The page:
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Employment Development Department provides unemployment insurance program updates

The Employment Development Department (EDD) today released the latest data on California unemployment claims activity since the pandemic began, and provided updates on actions underway to speed up payment and strengthen customer service, curb fraud, and assist victims of identity theft.

Since March 2020, the Department has processed 20.7 million claims and paid a total of $126 billion in unemployment benefits—an amount that exceeds five times the number of claims filed during the worst year of the Great Recession. Approximately one-third of these payments are part of the new Pandemic Unemployment Assistance (PUA) program implemented by Congress last year—a Federal program for people who are not eligible for state unemployment insurance benefits. About two-thirds include state Unemployment Insurance (UI) benefits, benefits under Pandemic Emergency Unemployment Compensation (PEUC) extension, or the Federal-State Extended Duration (FED-ED) extension, which provides up to 20 weeks of extra benefits for people who used all their regular UI or PEUC benefits.

This week, the Department completed adding up to 11 weeks of benefits to PUA or PEUC claims—finishing the work by the Department’s commitment to complete Phase Two by March 7. Phase One of this rollout was finished in January. Approximately 185,000 claimants included in Phase Two have all now been given the opportunity to certify and receive these benefits if eligible. These extended benefits can help the more than 1.5 million Californians who would have otherwise lost benefits after the federal CARES Act ended on December 27, 2020.

Top-Level Call Center Staff Complete Specialty Training, Strengthening Customer Service

Since the onset of the pandemic, EDD has seen an unprecedented rise in calls to its contact center. This week, the Department graduated 260 top-level call center staff specially trained to research and resolve complex claims, answer questions, and help claimants.

In total, 3,436 EDD agents are helping answer claimant calls and the average wait time to talk with a representative once in the queue is about 40 minutes.

In addition, the Department recently expanded translations of its English and Spanish Form 1099-G fact sheets to include Simplified Chinese, Traditional Chinese, Vietnamese, Tagalog, Korean and Armenian. These guides provide claimants important information about the annual tax season process of receiving Form 1099-Gs from EDD.

Helping Claimants Avoid Unnecessary Delays in Benefit Payments

EDD has expanded the availability of information to help claimants who mustcertify their eligibility for benefits every two weeks in order to get payments.Claimants will see expanded information available when they go to complete their next certification. This new language assists the claimant with how to avoid common mistakes in the application process. The Department will continue to release additional educational materials to help people who are confused by the certification questions in light of the unique challenges created by the Covid-19 pandemic. EDD provides “Step by Step Instructions” and the “Understanding the Continued Claim Certification Questions” on the website for helpful tips on certifying.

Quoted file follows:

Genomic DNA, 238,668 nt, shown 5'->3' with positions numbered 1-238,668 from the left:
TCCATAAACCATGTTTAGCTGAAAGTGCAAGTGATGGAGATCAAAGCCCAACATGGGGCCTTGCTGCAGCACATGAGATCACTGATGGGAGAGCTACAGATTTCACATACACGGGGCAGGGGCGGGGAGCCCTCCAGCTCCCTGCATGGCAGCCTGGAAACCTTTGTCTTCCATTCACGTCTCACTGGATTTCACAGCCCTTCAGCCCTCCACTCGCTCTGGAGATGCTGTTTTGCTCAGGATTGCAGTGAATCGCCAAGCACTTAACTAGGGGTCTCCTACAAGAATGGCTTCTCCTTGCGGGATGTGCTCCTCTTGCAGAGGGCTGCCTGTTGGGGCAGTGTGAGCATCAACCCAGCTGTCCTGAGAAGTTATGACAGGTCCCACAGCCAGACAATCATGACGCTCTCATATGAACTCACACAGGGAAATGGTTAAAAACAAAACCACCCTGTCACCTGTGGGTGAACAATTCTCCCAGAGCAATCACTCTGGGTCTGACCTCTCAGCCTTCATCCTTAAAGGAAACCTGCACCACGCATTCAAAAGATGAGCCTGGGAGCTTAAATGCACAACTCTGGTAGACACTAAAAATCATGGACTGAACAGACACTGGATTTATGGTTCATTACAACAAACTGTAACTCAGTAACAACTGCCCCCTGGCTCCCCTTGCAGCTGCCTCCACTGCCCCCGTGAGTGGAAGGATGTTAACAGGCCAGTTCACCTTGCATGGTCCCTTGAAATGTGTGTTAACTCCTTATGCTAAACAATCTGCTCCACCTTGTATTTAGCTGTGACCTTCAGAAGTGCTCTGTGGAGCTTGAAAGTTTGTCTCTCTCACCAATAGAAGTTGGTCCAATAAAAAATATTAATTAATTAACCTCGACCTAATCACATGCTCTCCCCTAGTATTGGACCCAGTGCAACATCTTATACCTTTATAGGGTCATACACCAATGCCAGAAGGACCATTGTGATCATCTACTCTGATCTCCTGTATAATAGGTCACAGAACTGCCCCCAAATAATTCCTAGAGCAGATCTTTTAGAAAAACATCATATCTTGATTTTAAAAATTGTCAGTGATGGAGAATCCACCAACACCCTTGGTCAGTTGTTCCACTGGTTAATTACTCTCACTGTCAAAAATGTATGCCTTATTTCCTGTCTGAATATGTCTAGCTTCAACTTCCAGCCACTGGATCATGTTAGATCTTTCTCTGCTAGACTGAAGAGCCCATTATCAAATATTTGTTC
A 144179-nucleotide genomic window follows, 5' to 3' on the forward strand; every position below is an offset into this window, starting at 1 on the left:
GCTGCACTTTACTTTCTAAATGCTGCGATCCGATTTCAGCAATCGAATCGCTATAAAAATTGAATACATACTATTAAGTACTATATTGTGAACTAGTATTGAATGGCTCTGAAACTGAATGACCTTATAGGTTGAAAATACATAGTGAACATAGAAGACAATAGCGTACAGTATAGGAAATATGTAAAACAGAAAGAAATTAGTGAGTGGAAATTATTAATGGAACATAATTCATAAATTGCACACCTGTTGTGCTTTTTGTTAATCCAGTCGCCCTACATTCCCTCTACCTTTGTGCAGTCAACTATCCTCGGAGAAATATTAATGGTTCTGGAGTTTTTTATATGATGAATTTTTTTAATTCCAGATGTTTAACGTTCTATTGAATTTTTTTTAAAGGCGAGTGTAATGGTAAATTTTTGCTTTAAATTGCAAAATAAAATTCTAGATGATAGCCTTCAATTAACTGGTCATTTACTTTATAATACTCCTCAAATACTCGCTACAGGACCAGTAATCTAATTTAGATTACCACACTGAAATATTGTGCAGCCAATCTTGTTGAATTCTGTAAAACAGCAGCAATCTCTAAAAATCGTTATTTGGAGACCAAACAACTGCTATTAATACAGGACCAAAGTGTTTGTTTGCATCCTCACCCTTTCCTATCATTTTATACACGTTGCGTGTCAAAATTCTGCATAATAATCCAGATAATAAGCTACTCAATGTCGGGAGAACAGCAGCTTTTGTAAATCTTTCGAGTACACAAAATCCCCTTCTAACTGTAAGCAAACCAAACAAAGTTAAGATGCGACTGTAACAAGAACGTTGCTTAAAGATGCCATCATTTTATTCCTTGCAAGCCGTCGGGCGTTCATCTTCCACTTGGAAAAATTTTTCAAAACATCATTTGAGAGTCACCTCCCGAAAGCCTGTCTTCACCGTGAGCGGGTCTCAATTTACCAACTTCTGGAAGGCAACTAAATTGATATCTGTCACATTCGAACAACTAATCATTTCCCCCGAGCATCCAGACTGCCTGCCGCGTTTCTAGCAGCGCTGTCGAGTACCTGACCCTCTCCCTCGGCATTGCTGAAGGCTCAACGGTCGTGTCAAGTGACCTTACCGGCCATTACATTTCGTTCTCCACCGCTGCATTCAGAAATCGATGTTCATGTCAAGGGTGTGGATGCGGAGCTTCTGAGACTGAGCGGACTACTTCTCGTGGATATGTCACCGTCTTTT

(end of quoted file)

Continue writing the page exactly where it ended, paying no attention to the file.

Curbing Fraud Using New Tools and Systems

Last year, California was hit hard by fraud from international and national crime syndicates — particularly those targeting the Federal PUA program, which did not require income or employment verification and allowed claimants to backdate claims to February 2020.

In response, California launched a new identity verification system, ID.me, to reduce fraud at the front end of the application process. The Department also thwarted scammers by no longer backdating PUA claims automatically. The Department has also invested in new fraud prevention technology and investigative tools to assist the process of preventing and catching acts of fraud. EDD provides resources for Californians at the Help Fight Fraud webpage. Between March 2020 and January 2021, the Department’s fraud screening measures and new security protections prevented up to $60 billion in payments to fraudulent claims.

Helping Victims of Identity Theft

The Department set up a designated phone line and online reporting system for anyone who gets a 1099-G form with an inaccurate report of benefits and believes identity theft was involved. Information to help fraud victims is posted here. Anyone who receives a 1099-G from the EDD that is not accurate because of suspected identity theft should report this as fraud by going to Ask EDD, selecting “Form 1099G” and then choosing “Report Fraud.” EDD will investigate and issue a corrected 1099-G as appropriate.

The IRS has made clear that taxpayers who are unable to obtain a timely, corrected 1099-G should still file an accurate tax return, reporting only the income they received.

Resources for identity theft victims are also available by reporting the crime to the Federal Trade Commission and IRS.

This article was released by the Employment Development Department.